BBC buys more copies of the Mail on Sunday than ANY other end-of-week paper, figures reveal
The Mail on Sunday’s reputation for setting the national agenda –politically and on social issues – has made us the must-read weekend newspaper for BBC staff.
Latest figures show that the state broadcaster bought 5,433 copies of the MoS every week, making it the Corporation’s most-purchased Sunday newspaper.
Data from a Freedom of Information request reveals that the MoS has overtaken The Sunday Times, whose price rises to £3.50 next week.
Latest figures show that the state broadcaster bought 5,433 copies of the MoS
The Sunday Times had been the BBC staff’s favourite Sunday read (6,476 copies weekly, compared with 6,053 of the MoS), but the latest figures show the broadsheet has dropped to second place with 5,393 copies.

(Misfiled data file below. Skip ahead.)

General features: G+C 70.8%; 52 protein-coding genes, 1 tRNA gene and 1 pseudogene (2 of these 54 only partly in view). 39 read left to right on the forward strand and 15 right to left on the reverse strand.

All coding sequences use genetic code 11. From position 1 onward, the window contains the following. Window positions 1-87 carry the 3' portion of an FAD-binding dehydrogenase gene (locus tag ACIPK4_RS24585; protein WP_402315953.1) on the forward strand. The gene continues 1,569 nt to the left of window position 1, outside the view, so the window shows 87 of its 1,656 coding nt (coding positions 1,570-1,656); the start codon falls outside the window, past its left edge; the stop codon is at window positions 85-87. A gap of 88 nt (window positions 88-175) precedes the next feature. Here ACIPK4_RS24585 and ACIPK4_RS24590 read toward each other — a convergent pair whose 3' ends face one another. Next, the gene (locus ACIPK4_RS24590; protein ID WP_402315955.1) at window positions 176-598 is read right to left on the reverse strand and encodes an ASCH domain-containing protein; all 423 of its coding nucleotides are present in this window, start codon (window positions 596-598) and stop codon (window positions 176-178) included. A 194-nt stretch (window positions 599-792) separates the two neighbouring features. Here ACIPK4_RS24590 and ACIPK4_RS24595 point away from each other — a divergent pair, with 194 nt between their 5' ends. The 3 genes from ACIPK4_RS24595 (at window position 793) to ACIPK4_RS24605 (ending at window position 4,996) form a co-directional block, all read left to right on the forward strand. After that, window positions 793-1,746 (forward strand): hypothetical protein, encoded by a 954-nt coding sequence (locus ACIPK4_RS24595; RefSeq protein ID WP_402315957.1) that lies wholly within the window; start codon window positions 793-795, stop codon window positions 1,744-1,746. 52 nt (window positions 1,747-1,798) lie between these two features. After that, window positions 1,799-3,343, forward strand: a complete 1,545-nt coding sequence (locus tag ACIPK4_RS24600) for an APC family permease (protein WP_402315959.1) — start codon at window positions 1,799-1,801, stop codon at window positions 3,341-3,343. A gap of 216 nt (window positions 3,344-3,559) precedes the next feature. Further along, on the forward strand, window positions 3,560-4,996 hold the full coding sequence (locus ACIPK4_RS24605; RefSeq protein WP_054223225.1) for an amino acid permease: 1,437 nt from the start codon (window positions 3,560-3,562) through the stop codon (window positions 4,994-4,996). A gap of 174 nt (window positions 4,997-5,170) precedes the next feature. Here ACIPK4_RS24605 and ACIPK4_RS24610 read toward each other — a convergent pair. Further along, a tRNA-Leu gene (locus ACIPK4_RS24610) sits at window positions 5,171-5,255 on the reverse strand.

Our sister paper, the Daily Mail, was the second-most purchased daily, with 40,670 copies a day – just behind The Times (43,743 copies).
The figures are surprising considering the BBC’s news teams’ seeming Left-wing bias.
The data comprises newspapers bought by BBC offices across the country for the year up to the end of March and includes copies purchased for News and Current Affairs teams.
Last night, a BBC source said its newspapers were ordered locally, rather than centrally by top managers in London.
The MoS, the London Press Club’s Sunday Newspaper of the Year, is Britain’s biggest-selling Sunday paper – with almost 741,000 copies every week, according to the Audit Bureau of Circulations.